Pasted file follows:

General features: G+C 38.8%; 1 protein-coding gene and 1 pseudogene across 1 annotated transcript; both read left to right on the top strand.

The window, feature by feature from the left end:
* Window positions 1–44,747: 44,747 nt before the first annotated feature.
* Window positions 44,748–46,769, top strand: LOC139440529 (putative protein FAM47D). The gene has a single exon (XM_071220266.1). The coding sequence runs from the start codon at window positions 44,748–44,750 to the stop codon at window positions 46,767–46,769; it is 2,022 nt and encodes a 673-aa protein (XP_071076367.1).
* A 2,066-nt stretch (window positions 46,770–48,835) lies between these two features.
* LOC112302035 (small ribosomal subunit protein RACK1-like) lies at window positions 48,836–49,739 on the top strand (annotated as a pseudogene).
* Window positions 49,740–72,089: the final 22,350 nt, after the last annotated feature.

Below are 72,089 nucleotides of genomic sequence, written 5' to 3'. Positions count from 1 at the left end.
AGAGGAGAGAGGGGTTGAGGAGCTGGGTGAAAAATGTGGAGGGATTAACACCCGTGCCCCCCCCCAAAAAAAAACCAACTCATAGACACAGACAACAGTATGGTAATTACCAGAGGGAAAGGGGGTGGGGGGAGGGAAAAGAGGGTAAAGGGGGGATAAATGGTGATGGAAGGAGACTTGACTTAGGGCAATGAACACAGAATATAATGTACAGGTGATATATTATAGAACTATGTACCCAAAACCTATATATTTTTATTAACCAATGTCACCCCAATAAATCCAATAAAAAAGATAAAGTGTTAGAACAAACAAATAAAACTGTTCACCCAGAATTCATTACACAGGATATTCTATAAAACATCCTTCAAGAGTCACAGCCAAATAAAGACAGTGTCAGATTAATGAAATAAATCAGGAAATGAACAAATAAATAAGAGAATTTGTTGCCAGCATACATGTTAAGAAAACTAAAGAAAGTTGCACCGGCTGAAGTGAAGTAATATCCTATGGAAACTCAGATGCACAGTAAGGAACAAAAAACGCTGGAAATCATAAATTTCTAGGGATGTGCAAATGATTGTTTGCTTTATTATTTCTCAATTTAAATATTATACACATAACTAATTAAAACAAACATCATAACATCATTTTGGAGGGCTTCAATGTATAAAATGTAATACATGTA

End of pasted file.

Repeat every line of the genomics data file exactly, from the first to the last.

General features: G+C 38.8%; 1 protein-coding gene and 1 pseudogene across 1 annotated transcript; both read left to right on the top strand.

The window, feature by feature from the left end:
* Window positions 1–44,747: 44,747 nt before the first annotated feature.
* Window positions 44,748–46,769, top strand: LOC139440529 (putative protein FAM47D). The gene has a single exon (XM_071220266.1). The coding sequence runs from the start codon at window positions 44,748–44,750 to the stop codon at window positions 46,767–46,769; it is 2,022 nt and encodes a 673-aa protein (XP_071076367.1).
* A 2,066-nt stretch (window positions 46,770–48,835) lies between these two features.
* LOC112302035 (small ribosomal subunit protein RACK1-like) lies at window positions 48,836–49,739 on the top strand (annotated as a pseudogene).
* Window positions 49,740–72,089: the final 22,350 nt, after the last annotated feature.

Below are 72,089 nucleotides of genomic sequence, written 5' to 3'. Positions count from 1 at the left end.
AGAGGAGAGAGGGGTTGAGGAGCTGGGTGAAAAATGTGGAGGGATTAACACCCGTGCCCCCCCCCAAAAAAAAACCAACTCATAGACACAGACAACAGTATGGTAATTACCAGAGGGAAAGGGGGTGGGGGGAGGGAAAAGAGGGTAAAGGGGGGATAAATGGTGATGGAAGGAGACTTGACTTAGGGCAATGAACACAGAATATAATGTACAGGTGATATATTATAGAACTATGTACCCAAAACCTATATATTTTTATTAACCAATGTCACCCCAATAAATCCAATAAAAAAGATAAAGTGTTAGAACAAACAAATAAAACTGTTCACCCAGAATTCATTACACAGGATATTCTATAAAACATCCTTCAAGAGTCACAGCCAAATAAAGACAGTGTCAGATTAATGAAATAAATCAGGAAATGAACAAATAAATAAGAGAATTTGTTGCCAGCATACATGTTAAGAAAACTAAAGAAAGTTGCACCGGCTGAAGTGAAGTAATATCCTATGGAAACTCAGATGCACAGTAAGGAACAAAAAACGCTGGAAATCATAAATTTCTAGGGATGTGCAAATGATTGTTTGCTTTATTATTTCTCAATTTAAATATTATACACATAACTAATTAAAACAAACATCATAACATCATTTTGGAGGGCTTCAATGTATAAAATGTAATACATGTA